Also of concern for the FBI, in particular, is the potential nexus between organized retail theft syndicates and other criminal enterprises. In 2006, for example, nine members of an alleged Michigan smuggling operation were arrested, accused of taking part in a global scheme involving bootlegged cigarettes, phony Viagra, and counterfeit tax stamps, and sending a cut of their illicit profits to Hezbollah.

The FBI has also investigated criminal ties between members of the international street gang MS-13 and fencing rings suspected of trafficking in millions of dollars in stolen medicine and other retail goods.


There are many challenges on the road to combating organized retail theft. Lack of available resources to state and local police departments, who have the primary responsibility for investigating most retail crimes, is a huge hurdle. Sharing information between public and private enterprise is another.

As with other forms of criminal enterprise, there is a loose hierarchy within organized retail theft groups. Specifically, these groups utilize low-level ‘boosters’—those who actually steal the merchandise and higher level ‘fencers,’ who frequently coordinate booster thefts. Often, these boosters are illegal immigrants working off a debt or individuals suffering from some form of addiction. If these low-level boosters are removed from the criminal enterprise, others will simply step in to take their place.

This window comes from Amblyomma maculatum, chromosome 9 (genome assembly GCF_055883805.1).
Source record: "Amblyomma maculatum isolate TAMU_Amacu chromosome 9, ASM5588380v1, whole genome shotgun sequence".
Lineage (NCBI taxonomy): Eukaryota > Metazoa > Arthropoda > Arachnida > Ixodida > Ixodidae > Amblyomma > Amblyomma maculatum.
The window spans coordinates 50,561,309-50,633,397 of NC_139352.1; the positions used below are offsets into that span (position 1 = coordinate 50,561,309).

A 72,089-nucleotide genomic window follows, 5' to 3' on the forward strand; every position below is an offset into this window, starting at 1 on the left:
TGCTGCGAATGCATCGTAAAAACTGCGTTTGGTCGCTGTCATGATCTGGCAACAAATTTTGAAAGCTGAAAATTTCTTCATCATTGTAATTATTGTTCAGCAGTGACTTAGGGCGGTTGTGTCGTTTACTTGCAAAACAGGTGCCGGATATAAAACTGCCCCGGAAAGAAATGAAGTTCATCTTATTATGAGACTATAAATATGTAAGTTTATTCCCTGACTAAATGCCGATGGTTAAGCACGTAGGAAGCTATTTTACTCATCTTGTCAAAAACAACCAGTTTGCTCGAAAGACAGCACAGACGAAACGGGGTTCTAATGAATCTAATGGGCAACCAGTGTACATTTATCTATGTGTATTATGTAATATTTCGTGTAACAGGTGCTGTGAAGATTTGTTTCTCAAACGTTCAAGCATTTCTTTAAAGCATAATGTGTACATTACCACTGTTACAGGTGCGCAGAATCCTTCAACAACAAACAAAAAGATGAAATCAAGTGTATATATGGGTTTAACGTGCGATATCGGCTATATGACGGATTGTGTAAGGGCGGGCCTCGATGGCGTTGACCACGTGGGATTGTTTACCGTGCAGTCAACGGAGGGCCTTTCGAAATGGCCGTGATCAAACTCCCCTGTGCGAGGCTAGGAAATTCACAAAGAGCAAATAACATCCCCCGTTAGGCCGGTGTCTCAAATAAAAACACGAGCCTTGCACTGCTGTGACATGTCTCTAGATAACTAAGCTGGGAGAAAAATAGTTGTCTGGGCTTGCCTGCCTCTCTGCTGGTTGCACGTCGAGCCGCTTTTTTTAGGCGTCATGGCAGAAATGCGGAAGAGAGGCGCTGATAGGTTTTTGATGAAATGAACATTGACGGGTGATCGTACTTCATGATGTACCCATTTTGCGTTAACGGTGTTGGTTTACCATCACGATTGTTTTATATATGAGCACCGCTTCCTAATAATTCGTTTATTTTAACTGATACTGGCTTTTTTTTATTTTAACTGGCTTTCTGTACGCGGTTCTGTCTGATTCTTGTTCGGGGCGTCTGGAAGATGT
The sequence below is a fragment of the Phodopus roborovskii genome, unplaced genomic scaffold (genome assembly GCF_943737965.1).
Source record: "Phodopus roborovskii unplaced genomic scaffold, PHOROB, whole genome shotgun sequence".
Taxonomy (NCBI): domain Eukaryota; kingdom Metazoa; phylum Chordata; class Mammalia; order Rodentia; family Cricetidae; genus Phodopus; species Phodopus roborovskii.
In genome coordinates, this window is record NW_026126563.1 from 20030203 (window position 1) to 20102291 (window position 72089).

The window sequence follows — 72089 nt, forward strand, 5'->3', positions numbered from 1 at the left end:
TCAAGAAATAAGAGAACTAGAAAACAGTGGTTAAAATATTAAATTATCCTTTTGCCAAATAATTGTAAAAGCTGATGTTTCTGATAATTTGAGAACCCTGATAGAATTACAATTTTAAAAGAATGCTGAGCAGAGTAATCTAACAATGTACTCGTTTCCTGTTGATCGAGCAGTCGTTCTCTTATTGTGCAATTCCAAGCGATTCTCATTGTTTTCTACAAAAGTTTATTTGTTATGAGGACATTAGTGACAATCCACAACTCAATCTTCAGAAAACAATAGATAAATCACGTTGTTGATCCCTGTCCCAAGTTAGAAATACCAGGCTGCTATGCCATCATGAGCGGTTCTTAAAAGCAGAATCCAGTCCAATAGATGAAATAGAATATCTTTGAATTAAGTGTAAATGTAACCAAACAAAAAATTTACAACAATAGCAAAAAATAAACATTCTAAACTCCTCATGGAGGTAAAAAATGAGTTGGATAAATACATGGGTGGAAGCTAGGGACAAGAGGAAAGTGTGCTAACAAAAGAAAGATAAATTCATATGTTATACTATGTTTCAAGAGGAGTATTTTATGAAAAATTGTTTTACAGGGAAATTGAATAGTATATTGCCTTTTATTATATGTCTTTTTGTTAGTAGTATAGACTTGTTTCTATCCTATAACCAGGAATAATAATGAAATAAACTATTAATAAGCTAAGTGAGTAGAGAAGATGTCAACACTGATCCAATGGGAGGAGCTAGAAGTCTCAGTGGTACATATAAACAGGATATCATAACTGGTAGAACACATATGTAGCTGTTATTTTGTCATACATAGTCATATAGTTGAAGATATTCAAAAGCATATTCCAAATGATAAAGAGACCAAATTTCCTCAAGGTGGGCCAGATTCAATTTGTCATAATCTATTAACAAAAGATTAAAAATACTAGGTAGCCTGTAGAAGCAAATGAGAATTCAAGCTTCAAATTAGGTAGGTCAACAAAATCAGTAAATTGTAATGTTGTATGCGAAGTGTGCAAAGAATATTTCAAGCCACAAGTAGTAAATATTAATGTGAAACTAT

These criminal groups are also particularly nimble—able to easily change their appearance, alter their method of operation, and particularly adept at circumventing security devices and procedures. Groups typically utilize methods ranging in sophistication from the development and use of counterfeit receipts and UPC codes to refund and check/credit card fraud to something as basic as the ‘grab and run.’ They frequently identify store locations with Global Positioning Systems (GPS), identify escape routes, use false identification, utilize rented or borrowed vehicles, and employ diversionary tactics in stores. They are known to travel from state to state or city to city following interstate corridors around large cities.

Further, the wide reach of the Internet and online auction sites has provided global market places for entrepreneurs and, not surprisingly, criminal enterprises.

Law Enforcement/Private Industry Response

Sophisticated ORT groups can best be dismantled through a coordinated and cooperative effort between law enforcement and the retail industry. In December 2003, the FBI established an ORT Initiative to identify and disrupt multi-jurisdictional ORT groups, using federal statutes such as Conspiracy, Interstate Transportation of Stolen Property, and Money Laundering. Increased information sharing and cooperation between law enforcement and the private sector will enable both to gain a better understanding of the full nature and extent of the threat ORT poses, as well as to identify the best methods for law enforcement and the retail industry to attack this crime problem.